Reading a speech prepared by Downing street, the Queen has set out the government’s legislative priorities for this government, including thirty pieces of legislation to be passed over the coming year. The speech referenced the government’s priority of delivering a “national recovery,” one that will leave “the UK stronger, healthier and more prosperous than before.” But the gap between government rhetoric and the lack of a serious plan for economic growth has sparked criticism among some commentators.
Prime minister Boris Johnson has claimed that the new laws would place “rocket boosters” on the Conservatives’ “levelling up” agenda. The economic policies announced yesterday includes the creation of eight freeports, new state-aid rules and the creation of a publicly funded Advanced Research and Invention Agency, also known as ARIA.
Keir Starmer has ridiculed the government’s economic plans as a collection of “short term gimmicks and distant promises”. The leader of the opposition told MPs that the government’s plans “misses the urgency and scale of the transformation that’s needed in our economy and our public services and our society, and lacks the ambition or a plan to achieve it.”
“Just look across the Atlantic. There we see the kind of plan that’s needed. A plan for long-term investment. A plan to make the economy more resilient, greener and more dynamic. What do we see on this side of the Atlantic?… An economy still driven by chronic short-termism.”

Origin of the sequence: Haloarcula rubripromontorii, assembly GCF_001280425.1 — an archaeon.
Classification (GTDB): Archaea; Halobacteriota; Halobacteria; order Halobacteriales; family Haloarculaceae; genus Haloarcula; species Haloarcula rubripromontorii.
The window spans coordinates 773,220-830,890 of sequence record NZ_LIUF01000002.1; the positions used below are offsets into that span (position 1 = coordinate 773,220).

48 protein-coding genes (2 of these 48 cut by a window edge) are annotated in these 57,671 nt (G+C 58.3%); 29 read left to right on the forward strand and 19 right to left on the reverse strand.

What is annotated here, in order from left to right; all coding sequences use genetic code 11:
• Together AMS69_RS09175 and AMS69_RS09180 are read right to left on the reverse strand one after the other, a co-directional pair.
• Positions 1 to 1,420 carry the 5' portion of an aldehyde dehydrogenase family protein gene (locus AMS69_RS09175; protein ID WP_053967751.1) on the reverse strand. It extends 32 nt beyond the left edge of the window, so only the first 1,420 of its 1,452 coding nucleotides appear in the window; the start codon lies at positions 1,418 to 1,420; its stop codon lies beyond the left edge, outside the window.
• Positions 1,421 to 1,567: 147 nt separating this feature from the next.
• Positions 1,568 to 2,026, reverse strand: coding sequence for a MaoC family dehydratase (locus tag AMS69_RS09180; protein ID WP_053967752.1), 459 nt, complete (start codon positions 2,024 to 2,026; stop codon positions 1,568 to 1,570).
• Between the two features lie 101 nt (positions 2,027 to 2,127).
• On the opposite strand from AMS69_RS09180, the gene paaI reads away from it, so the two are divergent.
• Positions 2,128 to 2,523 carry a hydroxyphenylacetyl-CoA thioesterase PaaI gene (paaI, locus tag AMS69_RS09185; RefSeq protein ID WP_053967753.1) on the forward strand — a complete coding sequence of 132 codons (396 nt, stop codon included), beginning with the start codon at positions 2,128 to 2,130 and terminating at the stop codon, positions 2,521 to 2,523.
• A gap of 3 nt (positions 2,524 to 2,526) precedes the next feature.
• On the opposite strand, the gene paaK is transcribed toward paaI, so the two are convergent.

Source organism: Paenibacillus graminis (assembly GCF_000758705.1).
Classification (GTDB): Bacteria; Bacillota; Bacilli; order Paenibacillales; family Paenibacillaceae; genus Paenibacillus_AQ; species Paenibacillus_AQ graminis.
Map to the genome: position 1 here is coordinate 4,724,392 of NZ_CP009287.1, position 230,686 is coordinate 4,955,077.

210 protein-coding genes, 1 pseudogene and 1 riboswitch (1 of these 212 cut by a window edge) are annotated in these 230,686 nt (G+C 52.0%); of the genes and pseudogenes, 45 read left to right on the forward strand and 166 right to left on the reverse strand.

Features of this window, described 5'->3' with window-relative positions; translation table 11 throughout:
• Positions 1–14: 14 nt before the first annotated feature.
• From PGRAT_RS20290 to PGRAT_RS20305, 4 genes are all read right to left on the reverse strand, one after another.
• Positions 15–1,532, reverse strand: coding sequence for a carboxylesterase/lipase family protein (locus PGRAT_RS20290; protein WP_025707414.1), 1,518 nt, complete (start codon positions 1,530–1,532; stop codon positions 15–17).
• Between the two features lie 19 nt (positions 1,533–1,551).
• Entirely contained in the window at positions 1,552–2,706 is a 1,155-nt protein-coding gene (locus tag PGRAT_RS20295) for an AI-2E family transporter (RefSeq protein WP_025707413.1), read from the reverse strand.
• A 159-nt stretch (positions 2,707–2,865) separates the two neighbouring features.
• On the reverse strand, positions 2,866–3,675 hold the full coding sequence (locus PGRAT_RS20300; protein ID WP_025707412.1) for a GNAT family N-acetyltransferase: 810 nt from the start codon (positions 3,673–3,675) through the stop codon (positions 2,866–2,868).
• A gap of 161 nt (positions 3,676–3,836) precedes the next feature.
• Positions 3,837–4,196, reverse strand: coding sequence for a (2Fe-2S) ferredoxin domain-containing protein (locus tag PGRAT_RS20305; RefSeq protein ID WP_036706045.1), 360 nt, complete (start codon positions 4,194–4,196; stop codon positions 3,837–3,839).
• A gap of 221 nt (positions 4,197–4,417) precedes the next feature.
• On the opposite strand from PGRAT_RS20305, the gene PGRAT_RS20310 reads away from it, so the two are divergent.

The plan for long-term investment in the United States that Starmer references is the Biden administration’s American Jobs Plan. This bill commits the government to spend almost $2 trillion over the course of eight years upgrading the nation’s physical, digital, and human infrastructure to drive the dual goals of decarbonisation and economic growth. The proposal has divided economists, though the plan appears to have paid off, with independent forecasters predicting that the US will grow by a blistering six per cent over the year.
Despite the UK suffering the worst economic decline of all the major economies during the pandemic, the UK’s economic bounceback is predicted to be much slower. The gap between US and UK growth rates will cost the UK £90 billion in lost national output by 2022, or around £1,300 worse off per person. The UK’s relative underperformance is likely the result of the failure of Johnson’s government to commit to an ambitious public investment plan.
While the Queen’s speech did set out a plan to create a new research agency dedicated to investing in high-risk and high-return technologies, the funding committed to this body is less than 0.5 per cent of what the American Jobs Plan has put aside for R&D activities. Similarly the UK’s Plan for Growth centred on a proposed tax cut on investment worth around £24 billion, or just three-quarters of what the Biden administration plans to spend on replacing lead pipes.
The government has vocally re-emphasised its commitment to the twin objectives of ‘levelling up’ and securing economic recovery. However, the gap between rhetoric and action has continued to widen, at the expense of current and future generations.